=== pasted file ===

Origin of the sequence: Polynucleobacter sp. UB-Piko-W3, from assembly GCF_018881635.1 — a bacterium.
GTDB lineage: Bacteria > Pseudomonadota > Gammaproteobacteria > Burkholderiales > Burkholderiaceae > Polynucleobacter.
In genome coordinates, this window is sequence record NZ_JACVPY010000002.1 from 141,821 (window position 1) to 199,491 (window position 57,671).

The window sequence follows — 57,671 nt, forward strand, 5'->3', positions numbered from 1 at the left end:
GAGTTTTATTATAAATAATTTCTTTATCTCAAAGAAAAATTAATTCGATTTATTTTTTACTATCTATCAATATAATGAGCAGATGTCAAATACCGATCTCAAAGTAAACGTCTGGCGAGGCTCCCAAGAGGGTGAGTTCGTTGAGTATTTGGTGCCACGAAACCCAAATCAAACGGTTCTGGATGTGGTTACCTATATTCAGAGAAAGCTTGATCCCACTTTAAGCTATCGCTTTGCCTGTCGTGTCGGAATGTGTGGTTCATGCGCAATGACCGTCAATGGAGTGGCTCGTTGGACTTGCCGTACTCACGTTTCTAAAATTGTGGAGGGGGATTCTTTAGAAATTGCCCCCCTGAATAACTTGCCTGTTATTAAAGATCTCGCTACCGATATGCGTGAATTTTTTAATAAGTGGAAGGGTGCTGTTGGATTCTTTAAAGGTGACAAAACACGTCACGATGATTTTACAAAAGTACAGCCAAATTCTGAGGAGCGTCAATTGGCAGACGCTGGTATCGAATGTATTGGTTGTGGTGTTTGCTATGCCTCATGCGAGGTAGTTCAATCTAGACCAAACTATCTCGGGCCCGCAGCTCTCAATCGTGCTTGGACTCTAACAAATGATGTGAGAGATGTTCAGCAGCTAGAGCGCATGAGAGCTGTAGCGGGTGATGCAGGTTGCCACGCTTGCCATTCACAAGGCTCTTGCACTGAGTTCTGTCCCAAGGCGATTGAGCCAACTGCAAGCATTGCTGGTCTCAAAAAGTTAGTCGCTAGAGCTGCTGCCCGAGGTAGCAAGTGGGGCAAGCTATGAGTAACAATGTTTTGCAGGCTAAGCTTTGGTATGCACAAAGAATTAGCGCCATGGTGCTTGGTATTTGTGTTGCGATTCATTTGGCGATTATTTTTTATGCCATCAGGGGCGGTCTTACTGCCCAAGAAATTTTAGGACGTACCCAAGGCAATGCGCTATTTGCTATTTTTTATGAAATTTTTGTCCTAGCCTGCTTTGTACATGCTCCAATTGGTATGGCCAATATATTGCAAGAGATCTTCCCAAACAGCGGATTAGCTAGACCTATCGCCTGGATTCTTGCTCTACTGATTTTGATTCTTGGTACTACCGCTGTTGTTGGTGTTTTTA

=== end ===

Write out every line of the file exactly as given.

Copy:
Origin of the sequence: Polynucleobacter sp. UB-Piko-W3, from assembly GCF_018881635.1 — a bacterium.
GTDB lineage: Bacteria > Pseudomonadota > Gammaproteobacteria > Burkholderiales > Burkholderiaceae > Polynucleobacter.
In genome coordinates, this window is sequence record NZ_JACVPY010000002.1 from 141,821 (window position 1) to 199,491 (window position 57,671).

The window sequence follows — 57,671 nt, forward strand, 5'->3', positions numbered from 1 at the left end:
GAGTTTTATTATAAATAATTTCTTTATCTCAAAGAAAAATTAATTCGATTTATTTTTTACTATCTATCAATATAATGAGCAGATGTCAAATACCGATCTCAAAGTAAACGTCTGGCGAGGCTCCCAAGAGGGTGAGTTCGTTGAGTATTTGGTGCCACGAAACCCAAATCAAACGGTTCTGGATGTGGTTACCTATATTCAGAGAAAGCTTGATCCCACTTTAAGCTATCGCTTTGCCTGTCGTGTCGGAATGTGTGGTTCATGCGCAATGACCGTCAATGGAGTGGCTCGTTGGACTTGCCGTACTCACGTTTCTAAAATTGTGGAGGGGGATTCTTTAGAAATTGCCCCCCTGAATAACTTGCCTGTTATTAAAGATCTCGCTACCGATATGCGTGAATTTTTTAATAAGTGGAAGGGTGCTGTTGGATTCTTTAAAGGTGACAAAACACGTCACGATGATTTTACAAAAGTACAGCCAAATTCTGAGGAGCGTCAATTGGCAGACGCTGGTATCGAATGTATTGGTTGTGGTGTTTGCTATGCCTCATGCGAGGTAGTTCAATCTAGACCAAACTATCTCGGGCCCGCAGCTCTCAATCGTGCTTGGACTCTAACAAATGATGTGAGAGATGTTCAGCAGCTAGAGCGCATGAGAGCTGTAGCGGGTGATGCAGGTTGCCACGCTTGCCATTCACAAGGCTCTTGCACTGAGTTCTGTCCCAAGGCGATTGAGCCAACTGCAAGCATTGCTGGTCTCAAAAAGTTAGTCGCTAGAGCTGCTGCCCGAGGTAGCAAGTGGGGCAAGCTATGAGTAACAATGTTTTGCAGGCTAAGCTTTGGTATGCACAAAGAATTAGCGCCATGGTGCTTGGTATTTGTGTTGCGATTCATTTGGCGATTATTTTTTATGCCATCAGGGGCGGTCTTACTGCCCAAGAAATTTTAGGACGTACCCAAGGCAATGCGCTATTTGCTATTTTTTATGAAATTTTTGTCCTAGCCTGCTTTGTACATGCTCCAATTGGTATGGCCAATATATTGCAAGAGATCTTCCCAAACAGCGGATTAGCTAGACCTATCGCCTGGATTCTTGCTCTACTGATTTTGATTCTTGGTACTACCGCTGTTGTTGGTGTTTTTA